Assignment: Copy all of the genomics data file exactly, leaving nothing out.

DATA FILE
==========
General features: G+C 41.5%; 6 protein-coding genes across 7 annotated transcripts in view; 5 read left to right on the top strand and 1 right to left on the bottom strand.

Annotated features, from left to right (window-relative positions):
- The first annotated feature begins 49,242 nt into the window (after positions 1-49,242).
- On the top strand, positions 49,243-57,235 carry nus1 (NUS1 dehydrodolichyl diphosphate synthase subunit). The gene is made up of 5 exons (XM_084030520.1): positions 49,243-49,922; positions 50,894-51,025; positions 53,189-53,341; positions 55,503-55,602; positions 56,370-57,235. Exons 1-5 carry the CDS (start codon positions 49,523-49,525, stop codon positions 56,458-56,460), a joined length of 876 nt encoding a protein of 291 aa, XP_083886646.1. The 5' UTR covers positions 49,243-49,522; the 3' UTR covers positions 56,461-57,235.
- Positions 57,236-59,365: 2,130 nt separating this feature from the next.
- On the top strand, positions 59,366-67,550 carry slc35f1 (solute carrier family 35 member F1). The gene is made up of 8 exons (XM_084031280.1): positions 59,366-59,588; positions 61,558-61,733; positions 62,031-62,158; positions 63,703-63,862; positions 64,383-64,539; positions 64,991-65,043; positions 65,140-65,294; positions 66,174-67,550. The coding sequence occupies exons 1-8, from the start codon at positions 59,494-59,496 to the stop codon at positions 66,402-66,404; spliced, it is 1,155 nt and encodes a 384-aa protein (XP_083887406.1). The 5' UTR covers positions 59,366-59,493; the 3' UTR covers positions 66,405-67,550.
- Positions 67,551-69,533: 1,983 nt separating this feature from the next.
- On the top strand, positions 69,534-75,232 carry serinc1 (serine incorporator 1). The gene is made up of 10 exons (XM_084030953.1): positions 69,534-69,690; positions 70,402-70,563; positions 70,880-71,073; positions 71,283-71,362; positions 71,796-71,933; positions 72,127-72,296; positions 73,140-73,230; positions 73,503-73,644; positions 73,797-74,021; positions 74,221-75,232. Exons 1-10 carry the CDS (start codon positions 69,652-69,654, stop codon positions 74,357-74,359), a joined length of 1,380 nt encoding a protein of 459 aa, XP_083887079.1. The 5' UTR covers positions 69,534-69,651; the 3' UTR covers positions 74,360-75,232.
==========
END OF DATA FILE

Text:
General features: G+C 41.5%; 6 protein-coding genes across 7 annotated transcripts in view; 5 read left to right on the top strand and 1 right to left on the bottom strand.

Annotated features, from left to right (window-relative positions):
- The first annotated feature begins 49,242 nt into the window (after positions 1-49,242).
- On the top strand, positions 49,243-57,235 carry nus1 (NUS1 dehydrodolichyl diphosphate synthase subunit). The gene is made up of 5 exons (XM_084030520.1): positions 49,243-49,922; positions 50,894-51,025; positions 53,189-53,341; positions 55,503-55,602; positions 56,370-57,235. Exons 1-5 carry the CDS (start codon positions 49,523-49,525, stop codon positions 56,458-56,460), a joined length of 876 nt encoding a protein of 291 aa, XP_083886646.1. The 5' UTR covers positions 49,243-49,522; the 3' UTR covers positions 56,461-57,235.
- Positions 57,236-59,365: 2,130 nt separating this feature from the next.
- On the top strand, positions 59,366-67,550 carry slc35f1 (solute carrier family 35 member F1). The gene is made up of 8 exons (XM_084031280.1): positions 59,366-59,588; positions 61,558-61,733; positions 62,031-62,158; positions 63,703-63,862; positions 64,383-64,539; positions 64,991-65,043; positions 65,140-65,294; positions 66,174-67,550. The coding sequence occupies exons 1-8, from the start codon at positions 59,494-59,496 to the stop codon at positions 66,402-66,404; spliced, it is 1,155 nt and encodes a 384-aa protein (XP_083887406.1). The 5' UTR covers positions 59,366-59,493; the 3' UTR covers positions 66,405-67,550.
- Positions 67,551-69,533: 1,983 nt separating this feature from the next.
- On the top strand, positions 69,534-75,232 carry serinc1 (serine incorporator 1). The gene is made up of 10 exons (XM_084030953.1): positions 69,534-69,690; positions 70,402-70,563; positions 70,880-71,073; positions 71,283-71,362; positions 71,796-71,933; positions 72,127-72,296; positions 73,140-73,230; positions 73,503-73,644; positions 73,797-74,021; positions 74,221-75,232. Exons 1-10 carry the CDS (start codon positions 69,652-69,654, stop codon positions 74,357-74,359), a joined length of 1,380 nt encoding a protein of 459 aa, XP_083887079.1. The 5' UTR covers positions 69,534-69,651; the 3' UTR covers positions 74,360-75,232.